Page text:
fade

[ feyd ]
/ feɪd /

verb (used without object), fad·ed, fad·ing.

verb (used with object), fad·ed, fad·ing.

noun

Origin of fade

1275–1325; 1915–20 for def 5; Middle English faden, derivative of fade pale, dull < Anglo-French, Old French < Vulgar Latin *fatidus, for Latin fatuus fatuous

Related forms

Synonym study

4. See disappear.

Definition for fade out (2 of 2)

fade-out

[ feyd-out ]
/ ˈfeɪdˌaʊt /

noun

Movies, Television. a gradual decrease in the visibility of a scene.
Broadcasting, Recording. a gradual decrease in the volume of sound, especially of recorded or broadcast music, dialogue, or the like, usually ending in complete inaudibility.
a gradual disappearance or reduction: the fade-out of a brilliant career.

Origin of fade-out

First recorded in 1915–20; noun use of verb phrase fade out
Dictionary.com Unabridged Based on the Random House Unabridged Dictionary, © Random House, Inc. 2019

British Dictionary definitions for fade out (1 of 2)

fade

/ (feɪd) /

verb

noun

the act or an instance of fading

Derived Forms

fadable, adjectivefadedness, nounfader, noun

Word Origin for fade

C14: from fade (adj) dull, from Old French, from Vulgar Latin fatidus (unattested), probably blend of Latin vapidus vapid + Latin fatuus fatuous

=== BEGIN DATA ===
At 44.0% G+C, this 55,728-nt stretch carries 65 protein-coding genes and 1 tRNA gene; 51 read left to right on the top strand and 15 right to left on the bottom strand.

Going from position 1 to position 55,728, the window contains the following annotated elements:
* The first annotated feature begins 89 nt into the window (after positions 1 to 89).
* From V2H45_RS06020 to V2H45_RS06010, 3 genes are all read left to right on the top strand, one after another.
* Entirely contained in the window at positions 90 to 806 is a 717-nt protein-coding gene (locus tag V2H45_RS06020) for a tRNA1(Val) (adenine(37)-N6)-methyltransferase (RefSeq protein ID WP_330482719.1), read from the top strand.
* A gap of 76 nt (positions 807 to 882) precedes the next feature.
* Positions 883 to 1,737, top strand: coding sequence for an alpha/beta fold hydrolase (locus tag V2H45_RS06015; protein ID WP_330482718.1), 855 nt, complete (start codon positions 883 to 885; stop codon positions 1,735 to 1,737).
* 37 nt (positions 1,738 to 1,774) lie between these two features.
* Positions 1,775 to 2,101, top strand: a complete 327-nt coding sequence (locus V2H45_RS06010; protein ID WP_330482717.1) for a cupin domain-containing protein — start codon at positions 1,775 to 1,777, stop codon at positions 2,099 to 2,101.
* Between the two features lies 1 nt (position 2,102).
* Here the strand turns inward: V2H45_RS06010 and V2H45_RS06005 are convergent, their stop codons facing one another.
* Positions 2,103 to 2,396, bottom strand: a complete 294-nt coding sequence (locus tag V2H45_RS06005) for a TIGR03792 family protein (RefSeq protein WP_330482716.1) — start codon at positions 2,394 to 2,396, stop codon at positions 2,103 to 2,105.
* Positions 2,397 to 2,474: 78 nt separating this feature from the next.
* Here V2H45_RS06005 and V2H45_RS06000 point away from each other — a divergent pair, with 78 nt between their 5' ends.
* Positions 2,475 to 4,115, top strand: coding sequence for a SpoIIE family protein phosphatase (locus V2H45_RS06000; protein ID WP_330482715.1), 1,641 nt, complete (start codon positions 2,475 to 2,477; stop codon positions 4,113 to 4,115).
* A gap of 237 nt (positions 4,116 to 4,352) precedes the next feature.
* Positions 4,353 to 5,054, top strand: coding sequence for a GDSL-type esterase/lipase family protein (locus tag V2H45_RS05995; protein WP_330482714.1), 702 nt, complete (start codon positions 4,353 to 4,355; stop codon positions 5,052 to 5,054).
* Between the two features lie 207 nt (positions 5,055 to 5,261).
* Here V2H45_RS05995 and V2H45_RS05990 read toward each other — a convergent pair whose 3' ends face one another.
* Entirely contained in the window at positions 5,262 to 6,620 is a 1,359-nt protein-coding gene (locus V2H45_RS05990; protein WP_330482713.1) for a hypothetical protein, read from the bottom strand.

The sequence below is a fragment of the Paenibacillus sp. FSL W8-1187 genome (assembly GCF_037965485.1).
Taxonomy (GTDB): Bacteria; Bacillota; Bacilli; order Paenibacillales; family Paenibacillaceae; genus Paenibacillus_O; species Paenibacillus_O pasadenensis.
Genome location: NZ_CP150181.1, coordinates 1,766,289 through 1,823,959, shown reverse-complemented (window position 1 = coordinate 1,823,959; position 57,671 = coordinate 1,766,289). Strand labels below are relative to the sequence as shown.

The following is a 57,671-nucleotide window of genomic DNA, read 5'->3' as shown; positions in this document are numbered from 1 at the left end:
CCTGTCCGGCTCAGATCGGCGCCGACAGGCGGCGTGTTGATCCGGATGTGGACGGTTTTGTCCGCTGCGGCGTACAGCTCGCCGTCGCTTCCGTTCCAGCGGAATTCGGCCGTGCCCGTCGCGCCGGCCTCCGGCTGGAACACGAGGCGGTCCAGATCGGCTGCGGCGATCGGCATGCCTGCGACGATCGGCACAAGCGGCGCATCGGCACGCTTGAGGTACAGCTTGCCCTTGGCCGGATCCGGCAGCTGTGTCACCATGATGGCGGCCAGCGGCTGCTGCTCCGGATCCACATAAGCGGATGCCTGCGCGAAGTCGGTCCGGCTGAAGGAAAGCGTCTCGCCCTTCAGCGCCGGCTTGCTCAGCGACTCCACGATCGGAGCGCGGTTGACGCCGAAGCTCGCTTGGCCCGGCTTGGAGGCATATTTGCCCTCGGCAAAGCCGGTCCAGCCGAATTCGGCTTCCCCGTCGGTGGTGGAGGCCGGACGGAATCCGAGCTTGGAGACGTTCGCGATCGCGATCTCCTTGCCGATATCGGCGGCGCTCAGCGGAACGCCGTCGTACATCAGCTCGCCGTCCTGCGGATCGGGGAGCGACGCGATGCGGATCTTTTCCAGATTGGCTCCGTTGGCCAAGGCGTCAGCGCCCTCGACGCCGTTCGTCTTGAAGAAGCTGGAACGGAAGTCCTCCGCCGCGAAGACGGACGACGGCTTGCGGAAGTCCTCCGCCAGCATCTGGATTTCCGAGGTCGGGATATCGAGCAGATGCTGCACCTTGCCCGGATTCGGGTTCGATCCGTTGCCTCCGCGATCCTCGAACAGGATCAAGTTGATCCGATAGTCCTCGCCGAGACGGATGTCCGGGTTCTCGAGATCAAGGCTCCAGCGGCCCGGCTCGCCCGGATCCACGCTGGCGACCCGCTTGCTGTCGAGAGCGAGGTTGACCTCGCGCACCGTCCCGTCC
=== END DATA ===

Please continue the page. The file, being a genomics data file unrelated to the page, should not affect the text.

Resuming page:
British Dictionary definitions for fade out (2 of 2)

fade-out


noun

films an optical effect in which a shot slowly disappears into darkness
a gradual reduction in signal strength in a radio or television broadcast
a gradual and temporary loss of a received radio or television signal due to atmospheric disturbances, magnetic storms, etc
a slow or gradual disappearance

verb fade out (adverb)

to decrease or cause to decrease gradually, as vision or sound in a film or broadcast
Collins English Dictionary - Complete & Unabridged 2012 Digital Edition © William Collins Sons & Co. Ltd. 1979, 1986 © HarperCollins Publishers 1998, 2000, 2003, 2005, 2006, 2007, 2009, 2012

Idioms and Phrases with fade out

fade out


1

Gradually disappear or become inaudible; also, cause to disappear or become inaudible gradually. For example, He let the final chord fade out completely before he played the next movement. The antonym is fade in, “to appear gradually or become audible,” as in The images on the screen faded in until they could be seen clearly. These terms originated in the motion-picture and broadcasting industries, where they apply to images and sounds. [c. 1915]

2

Also, fade away. Quietly depart, as in “Florence Scape, Fanny Scape and their mother faded away to Boulogne” (William Makepeace Thackeray, Vanity Fair, 1848). [Mid-1800s]

The American Heritage® Idioms Dictionary Copyright © 2002, 2001, 1995 by Houghton Mifflin Harcourt Publishing Company. Published by Houghton Mifflin Harcourt Publishing Company.